And folks, it’s totally fine to disagree, but as for me – I will write more and actively fight against my own impulses concerning social cohesion and formatting.
Because adherence and repetition makes me miserable.
I know this is a super opinionated point of view and I am sure for every messy person like me, there are at least a dozen scribblers who like a very clean format.
But like, whatever man. That’s just your opinion.
Back in the day when there were actual paper computer magazines, I was a contributing editor to several of them, and wrote for a few more. The rule was to never publish a negative review. If the product sucked, we just ignored it (although I got paid for the evaluation). There was the memorable monitor that only worked when it faced west, the keyboard that killed every PC it was attached to…the reviews never made it into print.
I suspect that a similar set of circumstances applies to most of the professional pen blogs, that is, the blogs where the reviewer is sent stuff to talk about. I don’t put much faith in these reviews. As you said, the pen either writes well or it doesn’t, and it’s physical appeal is totally subjective. I buy pens based on personal experience, although it’s fun to read how other people react to a particular pen or ink.
In any case, I frankly loved this, um, rant?, and agree 100% with your sentiments.
Thomas Xavier says
My trust in paper mags is shattered 😉 thanks for sharing that Vorpal, very interesting. I wonder if this is like an “unspoken arrangement” between manufacturers and the scribblers or if they have contracts set up?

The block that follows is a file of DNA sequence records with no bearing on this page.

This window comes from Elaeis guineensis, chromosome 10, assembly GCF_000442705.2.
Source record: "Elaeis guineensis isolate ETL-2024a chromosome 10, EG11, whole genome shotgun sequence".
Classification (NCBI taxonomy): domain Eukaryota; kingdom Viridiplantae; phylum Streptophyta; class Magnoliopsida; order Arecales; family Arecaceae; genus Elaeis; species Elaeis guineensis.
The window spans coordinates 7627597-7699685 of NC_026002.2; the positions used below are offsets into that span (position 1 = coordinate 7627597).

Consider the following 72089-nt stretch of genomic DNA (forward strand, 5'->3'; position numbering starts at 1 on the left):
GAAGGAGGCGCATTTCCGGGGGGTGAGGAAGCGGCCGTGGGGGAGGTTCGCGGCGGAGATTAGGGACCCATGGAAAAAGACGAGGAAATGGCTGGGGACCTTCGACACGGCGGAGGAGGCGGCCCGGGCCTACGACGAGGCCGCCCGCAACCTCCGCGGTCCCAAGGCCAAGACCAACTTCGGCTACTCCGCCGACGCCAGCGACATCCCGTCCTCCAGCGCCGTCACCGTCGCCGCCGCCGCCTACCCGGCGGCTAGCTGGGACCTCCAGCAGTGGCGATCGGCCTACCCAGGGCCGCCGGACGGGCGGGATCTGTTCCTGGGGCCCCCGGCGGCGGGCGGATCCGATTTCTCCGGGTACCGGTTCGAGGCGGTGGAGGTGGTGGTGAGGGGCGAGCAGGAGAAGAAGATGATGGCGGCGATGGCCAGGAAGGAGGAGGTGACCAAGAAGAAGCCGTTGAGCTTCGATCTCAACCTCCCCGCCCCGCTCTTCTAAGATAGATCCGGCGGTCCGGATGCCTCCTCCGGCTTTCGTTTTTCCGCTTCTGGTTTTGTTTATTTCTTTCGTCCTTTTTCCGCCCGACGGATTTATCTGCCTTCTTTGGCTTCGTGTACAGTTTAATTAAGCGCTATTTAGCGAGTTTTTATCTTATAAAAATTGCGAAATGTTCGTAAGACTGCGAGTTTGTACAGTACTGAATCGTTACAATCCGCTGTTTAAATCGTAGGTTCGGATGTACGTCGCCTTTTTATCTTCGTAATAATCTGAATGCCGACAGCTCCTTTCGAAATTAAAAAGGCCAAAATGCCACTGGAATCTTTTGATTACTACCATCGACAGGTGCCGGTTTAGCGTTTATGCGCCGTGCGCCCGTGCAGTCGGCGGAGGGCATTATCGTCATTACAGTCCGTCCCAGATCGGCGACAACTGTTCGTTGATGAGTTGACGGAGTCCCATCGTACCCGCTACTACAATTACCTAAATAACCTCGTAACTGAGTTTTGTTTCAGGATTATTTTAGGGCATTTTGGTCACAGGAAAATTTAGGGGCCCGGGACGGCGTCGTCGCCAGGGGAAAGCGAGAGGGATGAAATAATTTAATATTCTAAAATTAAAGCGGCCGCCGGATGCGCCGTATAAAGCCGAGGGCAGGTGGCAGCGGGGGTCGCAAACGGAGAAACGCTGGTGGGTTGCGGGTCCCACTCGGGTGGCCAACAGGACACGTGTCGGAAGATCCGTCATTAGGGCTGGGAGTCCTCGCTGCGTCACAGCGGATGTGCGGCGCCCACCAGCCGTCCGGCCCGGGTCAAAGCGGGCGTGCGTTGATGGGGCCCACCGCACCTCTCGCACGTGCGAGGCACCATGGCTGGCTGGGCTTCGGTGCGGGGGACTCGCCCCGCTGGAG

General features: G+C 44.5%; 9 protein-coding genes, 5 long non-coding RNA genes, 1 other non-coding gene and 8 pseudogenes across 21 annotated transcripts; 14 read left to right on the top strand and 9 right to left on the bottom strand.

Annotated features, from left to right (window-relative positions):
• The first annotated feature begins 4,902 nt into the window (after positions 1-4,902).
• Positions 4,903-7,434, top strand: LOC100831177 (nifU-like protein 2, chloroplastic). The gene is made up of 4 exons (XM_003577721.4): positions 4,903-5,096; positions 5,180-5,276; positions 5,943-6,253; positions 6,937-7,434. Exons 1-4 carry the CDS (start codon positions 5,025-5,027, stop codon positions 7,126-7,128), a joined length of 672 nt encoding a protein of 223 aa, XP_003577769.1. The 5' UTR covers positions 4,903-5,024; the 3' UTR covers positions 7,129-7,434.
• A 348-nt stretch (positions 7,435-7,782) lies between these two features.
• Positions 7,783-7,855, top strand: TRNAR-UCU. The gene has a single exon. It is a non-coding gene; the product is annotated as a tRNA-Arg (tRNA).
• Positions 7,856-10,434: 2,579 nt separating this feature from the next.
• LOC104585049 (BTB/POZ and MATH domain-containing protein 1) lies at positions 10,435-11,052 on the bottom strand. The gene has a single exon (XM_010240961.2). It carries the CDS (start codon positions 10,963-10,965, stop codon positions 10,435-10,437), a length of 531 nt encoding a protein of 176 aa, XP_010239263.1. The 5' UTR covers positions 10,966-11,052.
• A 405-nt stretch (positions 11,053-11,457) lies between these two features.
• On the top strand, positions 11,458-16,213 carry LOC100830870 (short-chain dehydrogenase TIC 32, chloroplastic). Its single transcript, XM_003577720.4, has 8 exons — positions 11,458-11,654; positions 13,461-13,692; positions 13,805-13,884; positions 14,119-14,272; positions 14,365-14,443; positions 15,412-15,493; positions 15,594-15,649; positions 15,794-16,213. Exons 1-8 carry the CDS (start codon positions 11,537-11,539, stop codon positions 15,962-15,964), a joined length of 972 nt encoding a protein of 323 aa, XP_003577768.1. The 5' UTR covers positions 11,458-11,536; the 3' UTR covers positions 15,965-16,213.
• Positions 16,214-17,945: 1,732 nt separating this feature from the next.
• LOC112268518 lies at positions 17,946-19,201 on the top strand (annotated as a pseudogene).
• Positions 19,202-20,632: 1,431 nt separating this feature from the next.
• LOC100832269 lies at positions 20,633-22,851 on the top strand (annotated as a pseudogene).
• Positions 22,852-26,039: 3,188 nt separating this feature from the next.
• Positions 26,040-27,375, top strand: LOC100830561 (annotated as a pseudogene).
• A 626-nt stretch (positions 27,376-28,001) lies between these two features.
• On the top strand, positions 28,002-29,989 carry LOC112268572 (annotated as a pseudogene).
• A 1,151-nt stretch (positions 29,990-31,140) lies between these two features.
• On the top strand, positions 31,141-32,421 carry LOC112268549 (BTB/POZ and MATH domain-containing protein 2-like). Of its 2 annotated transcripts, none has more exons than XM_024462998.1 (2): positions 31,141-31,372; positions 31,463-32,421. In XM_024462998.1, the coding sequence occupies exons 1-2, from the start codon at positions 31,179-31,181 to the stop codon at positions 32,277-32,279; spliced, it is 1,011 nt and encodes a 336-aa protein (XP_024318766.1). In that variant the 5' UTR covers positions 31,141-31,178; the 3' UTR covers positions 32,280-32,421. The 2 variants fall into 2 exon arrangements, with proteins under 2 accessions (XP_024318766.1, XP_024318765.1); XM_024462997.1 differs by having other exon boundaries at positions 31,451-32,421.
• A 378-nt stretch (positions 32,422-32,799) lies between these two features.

I was under contract with two magazines, but there was a spoken rule about negative reviews. Computer Shopper, for example, just didn’t do them. In those days, we had editors who reviewed, critiqued, rewrote, and, well, acted as editors. Bloggers don’t have editors, so they can set their own rules.
The Economical Penster says
And you didn’t even mention the fact that most pen bloggers are getting paid to write their “unbiased” reviews whether they realize it or not. The reason why you never see a “this pen is fucking garbage” review is because no one’s going to bite the hand that feeds them.
Thomas Xavier says
Interesting, I haven’t noticed any “sponsored” posts but then again I don’t scrutinise other people’s blogs- certainly if they are being paid from a manufacturer for a post- they should disclose it.
Even if they maintain that they (try to) keep objectivity.
The lack of criticism in the community is frankly bizarre- I have handled maybe around 50’ish Jinhao nibs and they were always consistently smooth out of the box and yet sometimes you read about someone getting a $100+ pen that “needs adjustment” and magically that isn’t a big deal. What the fuck.
Thanks for dropping by mate, I always appreciate it.